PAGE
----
After at least six years of medical school, the students graduate with a final federal medical exam (Dritter Abschnitt der ärztlichen Prüfung) . Graduates receive their license to practice medicine and the professional title of physician (Arzt). About 80% of them additionally obtain the academic MD-like degree Doctor of Medicine (Dr. Med.).The corresponding "doctoral" dissertations are often written alongside undergraduate study. Obtaining the title is a practical necessity because many medical laypersons incorrectly assume that a doctorate is required for the practice of medicine. The European Research Council decided in 2010 that those Dr. med. doctorates do not meet the international standards of a PhD research degree.
In Guyana, Doctor of Medicine (MD) degree is awarded after the completion of 4 years or 5 years of study. Texila American University, Green Heart University, American International School of Medicine, Alexander American University, Lincoln American University provides medicine programs.
In Hungary, after six years of medical school, which include a sixth-year internship, students are awarded the degree of 'OrvosDoktor' (Doctor of Medicine) degrees.
In Indonesia, the title of "dokter" (dr.) is awarded after 3-3.5 years of study (at least) and 1.5–2 years of clinical course in university hospitals. After a medical student finished those five years of study, they need to take "Uji Kompetensi Mahasiswa Program Profesi Dokter" (UKMPPD). If they pass the test, they can take Hippocrates Oath and the title of Dokter (dr.) is entitled before their name. Then they need to take a year-long internship course in primary health care clinics (also known as Puskesmas) or primary hospitals all over the country to practice as general practitioner under supervision of senior doctors. Those who wished to further their study into specialties can take graduate course of medicine of their preference and will be entitled with "Specialist of ..." after their name (e.g.: Sp.A for Spesialis Anak = Pediatrician). Graduate course of medicine is equal with residency program which is required the candidates to study for four years and hospital internship. Note that "dr." is used for medical graduates, while Dr. (or wrongfully DR., Doktor) is used for PhD holders.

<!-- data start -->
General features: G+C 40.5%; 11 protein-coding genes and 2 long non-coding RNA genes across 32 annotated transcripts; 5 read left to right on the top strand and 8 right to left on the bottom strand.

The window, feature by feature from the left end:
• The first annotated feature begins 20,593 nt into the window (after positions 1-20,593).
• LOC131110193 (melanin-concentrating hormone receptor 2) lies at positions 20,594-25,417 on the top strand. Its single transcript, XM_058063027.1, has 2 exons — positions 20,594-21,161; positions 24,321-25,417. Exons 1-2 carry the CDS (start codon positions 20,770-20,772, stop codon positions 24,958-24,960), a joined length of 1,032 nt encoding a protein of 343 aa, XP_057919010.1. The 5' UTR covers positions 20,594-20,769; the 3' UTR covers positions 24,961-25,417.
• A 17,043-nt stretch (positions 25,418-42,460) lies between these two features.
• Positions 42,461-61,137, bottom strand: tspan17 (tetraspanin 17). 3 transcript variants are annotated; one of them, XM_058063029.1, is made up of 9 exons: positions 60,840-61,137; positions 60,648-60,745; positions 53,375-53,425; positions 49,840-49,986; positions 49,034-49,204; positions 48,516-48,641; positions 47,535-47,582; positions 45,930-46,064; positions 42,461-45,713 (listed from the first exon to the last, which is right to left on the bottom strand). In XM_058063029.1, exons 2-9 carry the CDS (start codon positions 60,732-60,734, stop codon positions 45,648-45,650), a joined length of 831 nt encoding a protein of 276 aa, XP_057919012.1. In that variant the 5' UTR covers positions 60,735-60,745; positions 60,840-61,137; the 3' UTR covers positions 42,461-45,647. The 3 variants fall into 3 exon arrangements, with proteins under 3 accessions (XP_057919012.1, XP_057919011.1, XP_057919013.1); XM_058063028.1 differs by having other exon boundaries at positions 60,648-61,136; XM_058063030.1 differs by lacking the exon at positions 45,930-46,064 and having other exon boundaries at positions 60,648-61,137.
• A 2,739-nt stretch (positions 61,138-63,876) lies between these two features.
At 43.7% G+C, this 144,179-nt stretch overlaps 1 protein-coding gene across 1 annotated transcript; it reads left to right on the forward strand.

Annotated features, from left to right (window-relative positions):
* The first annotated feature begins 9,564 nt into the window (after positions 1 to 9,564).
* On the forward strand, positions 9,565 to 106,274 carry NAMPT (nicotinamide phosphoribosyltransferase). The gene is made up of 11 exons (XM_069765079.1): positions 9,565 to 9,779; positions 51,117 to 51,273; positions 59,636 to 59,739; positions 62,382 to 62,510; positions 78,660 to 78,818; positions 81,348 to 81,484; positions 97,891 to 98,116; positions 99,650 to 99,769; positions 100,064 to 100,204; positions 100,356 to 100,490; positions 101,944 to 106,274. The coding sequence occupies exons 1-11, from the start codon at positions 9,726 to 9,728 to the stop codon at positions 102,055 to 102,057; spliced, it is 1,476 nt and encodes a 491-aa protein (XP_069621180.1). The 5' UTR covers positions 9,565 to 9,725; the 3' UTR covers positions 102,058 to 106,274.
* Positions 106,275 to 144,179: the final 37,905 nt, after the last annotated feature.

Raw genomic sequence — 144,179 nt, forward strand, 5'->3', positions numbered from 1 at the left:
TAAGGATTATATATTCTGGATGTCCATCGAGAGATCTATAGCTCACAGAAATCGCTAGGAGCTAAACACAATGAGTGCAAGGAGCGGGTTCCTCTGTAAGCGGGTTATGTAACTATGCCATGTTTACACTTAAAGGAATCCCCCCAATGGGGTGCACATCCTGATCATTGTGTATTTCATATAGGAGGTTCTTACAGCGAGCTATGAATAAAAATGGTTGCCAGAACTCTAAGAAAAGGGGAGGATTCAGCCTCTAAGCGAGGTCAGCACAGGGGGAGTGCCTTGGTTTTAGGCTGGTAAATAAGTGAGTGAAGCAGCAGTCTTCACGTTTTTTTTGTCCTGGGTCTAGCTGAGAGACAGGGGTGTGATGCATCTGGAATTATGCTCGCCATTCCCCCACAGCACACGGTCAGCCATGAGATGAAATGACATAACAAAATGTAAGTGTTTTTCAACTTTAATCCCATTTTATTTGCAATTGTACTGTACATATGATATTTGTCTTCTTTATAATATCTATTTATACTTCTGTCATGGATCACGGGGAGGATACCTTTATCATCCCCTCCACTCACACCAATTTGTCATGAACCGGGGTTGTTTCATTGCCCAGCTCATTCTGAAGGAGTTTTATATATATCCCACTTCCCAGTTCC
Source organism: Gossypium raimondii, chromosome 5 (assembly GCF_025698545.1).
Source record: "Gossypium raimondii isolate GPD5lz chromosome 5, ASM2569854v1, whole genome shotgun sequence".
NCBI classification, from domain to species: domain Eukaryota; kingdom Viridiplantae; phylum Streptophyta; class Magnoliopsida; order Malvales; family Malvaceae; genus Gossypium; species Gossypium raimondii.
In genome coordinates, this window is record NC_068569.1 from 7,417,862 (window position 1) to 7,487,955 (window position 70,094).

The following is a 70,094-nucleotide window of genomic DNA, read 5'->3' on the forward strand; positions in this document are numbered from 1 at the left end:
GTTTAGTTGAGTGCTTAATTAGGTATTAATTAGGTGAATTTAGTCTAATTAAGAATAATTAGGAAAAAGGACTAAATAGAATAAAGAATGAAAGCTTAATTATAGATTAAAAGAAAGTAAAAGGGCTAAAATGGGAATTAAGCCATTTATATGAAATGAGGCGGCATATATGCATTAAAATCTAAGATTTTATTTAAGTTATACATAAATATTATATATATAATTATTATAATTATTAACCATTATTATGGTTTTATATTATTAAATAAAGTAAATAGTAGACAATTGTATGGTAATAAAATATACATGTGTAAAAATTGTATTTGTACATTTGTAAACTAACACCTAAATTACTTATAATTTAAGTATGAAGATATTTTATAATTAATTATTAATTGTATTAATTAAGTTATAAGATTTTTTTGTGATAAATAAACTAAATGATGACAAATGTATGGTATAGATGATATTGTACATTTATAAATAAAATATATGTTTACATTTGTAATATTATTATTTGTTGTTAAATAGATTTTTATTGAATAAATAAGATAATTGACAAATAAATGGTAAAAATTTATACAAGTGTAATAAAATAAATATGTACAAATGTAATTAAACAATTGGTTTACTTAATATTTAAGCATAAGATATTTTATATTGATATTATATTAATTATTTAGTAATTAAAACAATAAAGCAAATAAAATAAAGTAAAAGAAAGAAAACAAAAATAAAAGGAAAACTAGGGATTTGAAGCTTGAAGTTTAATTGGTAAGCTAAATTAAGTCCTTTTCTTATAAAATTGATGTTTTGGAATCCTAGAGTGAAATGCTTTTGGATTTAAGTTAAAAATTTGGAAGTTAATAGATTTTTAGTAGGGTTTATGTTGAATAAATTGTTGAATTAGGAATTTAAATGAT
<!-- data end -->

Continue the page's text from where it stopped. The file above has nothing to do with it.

In Iran, Medical education begins after high school. No pre-med course or BSc degree is required. The eligibility is determined through the rank applicants obtain in the public university entrance exam being held every year throughout the country. The entry to medical school is competitive and only students with the highest rank are accepted into medical program. The primary medical degree is completed in 7–7.5 years. On the final years (last 1–2 years) medical students need to do a research on a medical topic and provide thesis as part of their trainings. Medical graduates are awarded a certificate in general medicine, called "Professional Doctorate in Medicine" validated by the "Ministry of Health and Medical Education of Iran". All physicians will obtain license and medical council registration number from the "Medical Council of Iran" before they officially begin to practice. They may subsequently specialize in a specific medical field at medical schools offering the necessary qualifications.